This is the first of the new work horse buckles I have done in sterling silver. The original was forged, but this one is from a mold made from the original.  It's getting the cross peen hammer texture. This is a nice hefty buckle about 2 inches long and 1.5 wide. I designed it for dress or jeans or dress jeans. It works well on 1 3/8 to 1 1/2 belts shown here on 1.5 rawhide.
The finished Farrier Workhorse buckle in sterling silver (available here)

This is the rough shape while doing the sanding. Silver buckles take considerably longer to finish because the surface must be sanded down with multiple grits to get past the oxides that cause fire scale to show up.  Fire scale prevents a good polish and it causes a pinkish gray color to appear as the piece ages.  By removing it, the silver will develop a beautiful patina as it ages and will come back to its original silver color with metal polish. 

Here it is being textured. I use a special anvil that follows the shape of the piece so the hammering doesn't distort it. 

Oxidation puts color (tarnish) in the depressions. The surface will be polished again to brighten the highlights.

Monday, January 29, 2018

February is the month of hearts

  It's hard to juggle all that has to be done to maintain ones self as an independent artist. You have to try find time to fill orders, make custom designs, and come up with new ideas. Oh yeah, and figure out your marketing.  But that's my goal. To remain an independent artist.
 I spent most of 2 days setting up spreadsheets to make my workflow smoother and more streamlined for listing items to Etsy and Jewelry Art Studio  and for posting to Instagram and Facebook It worked. I got 15 items in a new category called hearts on the etsy shop. I also listed the new stone of the month pieces on both sites and started a new category for stone of the month. These will be mostly one of a kind or limited edition pieces.

  Unfortunately Facebook is making it harder and harder for us to reach you without paying for ads. I'll keep trying but much of my efforts now go toward instagram, pinterest and email to show new work, attract followers to my websites, and announce codes for specials. So the new schedule for these email updates is around the first and around the 15th of each month.
    Here are some rough castings of Hearts in process. These will be pendants and earrings. Some are already in the new Hearts section.  I'm trying to get a jump on the demand.  Don't let Valentines day get too close before you order, I might get too busy to get it all in the mail on time.
and some of the fabricated heart pendants in process.  The finished versions are on the etsy store

   The stone of the month for February is amethyst. here is a little article from the American Gem Society
The origin of birthstones is believed to date back to the breastplate of Aaron which contained twelve gemstones representing the twelve tribes of Israel. The current list dates back to 1912 with only one addition since then – the tanzanite was added to December. There are numerous legends and myths about birthstone healing powers and their therapeutic influence. According to these legends, wearing a gemstone during its assigned month heightened its healing powers. For the full effect, individuals needed to own all twelve and alternate them monthly.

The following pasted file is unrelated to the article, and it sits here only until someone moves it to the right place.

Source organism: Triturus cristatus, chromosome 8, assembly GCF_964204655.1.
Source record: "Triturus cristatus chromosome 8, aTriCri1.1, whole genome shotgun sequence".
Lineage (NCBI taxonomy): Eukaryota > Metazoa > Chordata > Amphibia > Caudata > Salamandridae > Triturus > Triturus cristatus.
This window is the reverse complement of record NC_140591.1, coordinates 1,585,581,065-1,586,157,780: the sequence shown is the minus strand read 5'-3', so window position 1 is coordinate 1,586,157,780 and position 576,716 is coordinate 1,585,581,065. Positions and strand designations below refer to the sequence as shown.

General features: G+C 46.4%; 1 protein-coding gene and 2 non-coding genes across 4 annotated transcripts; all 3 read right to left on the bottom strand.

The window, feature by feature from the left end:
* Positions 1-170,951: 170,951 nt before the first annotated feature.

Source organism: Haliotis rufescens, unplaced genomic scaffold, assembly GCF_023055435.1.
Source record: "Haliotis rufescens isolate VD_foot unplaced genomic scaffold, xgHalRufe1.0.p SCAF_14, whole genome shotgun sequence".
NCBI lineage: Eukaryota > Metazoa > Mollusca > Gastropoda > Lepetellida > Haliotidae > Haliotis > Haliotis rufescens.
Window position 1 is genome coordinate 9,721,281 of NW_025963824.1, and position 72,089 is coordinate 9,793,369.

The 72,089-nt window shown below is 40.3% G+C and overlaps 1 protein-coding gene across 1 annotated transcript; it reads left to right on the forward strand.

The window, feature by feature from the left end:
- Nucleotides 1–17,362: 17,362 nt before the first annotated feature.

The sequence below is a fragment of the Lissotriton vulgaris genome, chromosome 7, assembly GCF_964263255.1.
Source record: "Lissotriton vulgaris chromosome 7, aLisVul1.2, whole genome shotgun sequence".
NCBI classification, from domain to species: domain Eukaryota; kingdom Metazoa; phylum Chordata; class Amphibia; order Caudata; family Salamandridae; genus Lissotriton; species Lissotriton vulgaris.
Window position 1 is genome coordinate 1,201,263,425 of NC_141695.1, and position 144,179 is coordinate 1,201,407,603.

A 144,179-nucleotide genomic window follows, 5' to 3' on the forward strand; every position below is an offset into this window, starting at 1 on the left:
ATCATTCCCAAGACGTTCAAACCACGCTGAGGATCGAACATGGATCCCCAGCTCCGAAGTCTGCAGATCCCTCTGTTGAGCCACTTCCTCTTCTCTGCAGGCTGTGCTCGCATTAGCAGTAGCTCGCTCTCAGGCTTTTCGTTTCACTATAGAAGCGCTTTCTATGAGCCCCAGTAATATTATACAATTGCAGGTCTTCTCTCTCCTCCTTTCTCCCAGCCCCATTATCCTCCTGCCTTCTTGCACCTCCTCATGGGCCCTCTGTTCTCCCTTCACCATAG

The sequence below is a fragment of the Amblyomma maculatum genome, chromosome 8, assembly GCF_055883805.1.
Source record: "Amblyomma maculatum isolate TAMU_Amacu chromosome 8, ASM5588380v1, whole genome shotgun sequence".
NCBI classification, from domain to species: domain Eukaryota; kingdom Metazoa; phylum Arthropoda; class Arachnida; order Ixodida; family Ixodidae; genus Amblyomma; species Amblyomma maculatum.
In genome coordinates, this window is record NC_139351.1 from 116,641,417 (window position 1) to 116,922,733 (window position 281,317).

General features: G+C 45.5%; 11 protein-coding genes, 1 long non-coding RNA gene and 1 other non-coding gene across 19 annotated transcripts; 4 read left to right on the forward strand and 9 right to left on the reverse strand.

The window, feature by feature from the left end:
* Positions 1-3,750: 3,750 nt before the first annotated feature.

January Garnet 
February Amethyst
March Aquamarine and Bloodstone
April Diamond
June  Pearl, Alexandrite, and Moonstone 
July Ruby 
August Peridot, Sardonyx, and Spinel 
September Sapphire 
October Opal and Tourmaline
November Topaz and Citrine 
December  Tanzanite, Zircon, and Turquoise

  I didn't get any feed back from you all on separating the art news from the jewelry news so  it stays together in the same letter for now. If you unsubscribe to one you unsubscribe to both. 
  I've made a new signup form so you can choose 1 or both.

Keep up with new work, shows, and studio stories for and about my jewelry and art by receiving my twice monthly email updates

Saturday, January 13, 2018

Happy New Year

 New for 2018
 Happy New Year! (how long can we keep saying that before it's the same old year)
  Did the new year sneak up on you? It did to me. I went from an intense build up for the Holiday to a period of not having much to do, and suddenly there is too much to do again! Thus the late posting of this twice monthly update.
 There a lot of changes coming up this year. One thing I'm doing is starting a Gem of the Month series with designs  based on the stone color of each month. There may be one or several new pieces each month.  Some designs will repeat through out the year with different stones. Some will be one of a kind or limited editions
    I'll be adding new designs in my regular jewelry lines for both men's and women's. Including new buckles in silver and bronze. I have ideas for new animal and nature designs as well as some abstract variations. The women's line will get more one of a kind pendants with stones, more gold, and other designers will be added to the mix on my website. However the Etsy store will continue to be only my handmade creations.
   This newsletter will give you access to discounts on my websites, exclusive opportunities to own one of a kind pieces not posted to facebook or my websites, and It will tell you about instagram contests and give-aways.  I'll also share more stories from my blogs about my art and jewelry process and adventures.
    Art continues to be important.  I'll get more of my work online both on my etsy store and my Fine Art America site starting with a series of small mix media abstracts coming soon. I'm trying to make more time for painting on location and studio abstracts.
    I hope to stay more in touch with my audience this year. What do you want to see more of?  More jewelry? More art? More stories? More process? Do you only want updates only about art?  More heart jewelry?  More sealife ?  More expensive one of a kind jewelry? More men's jewelry?  Please feel free to reply in the comments . I'm always interested and listening to new ideas

   I'm trying to build my following so please forward this to anyone you think might be interested. Thanks again for your support! Wishing you a happy new year!

Thursday, November 16, 2017

The Making of The Silver Farrier Quater Horse

This buckle was designed for 1.25 inch belts. It is now on my Etsy store.  Its based loosly on shape of a horse shoe and the Western style buckles. This is the process for making a Quarter Horse Farrier buckle in silver. I have done this one in bronze but this is the first time I've done it in silver. You can see more about this design here and see the finished bronze version here
After the casting process, which takes many steps, I start sanding down the silver to get all the surface imperfections and oxides off.

 Then I use various hammers to get the final size, shape, and texture. 

 The silver is then oxidized to create the dark areas and the highlights are polished.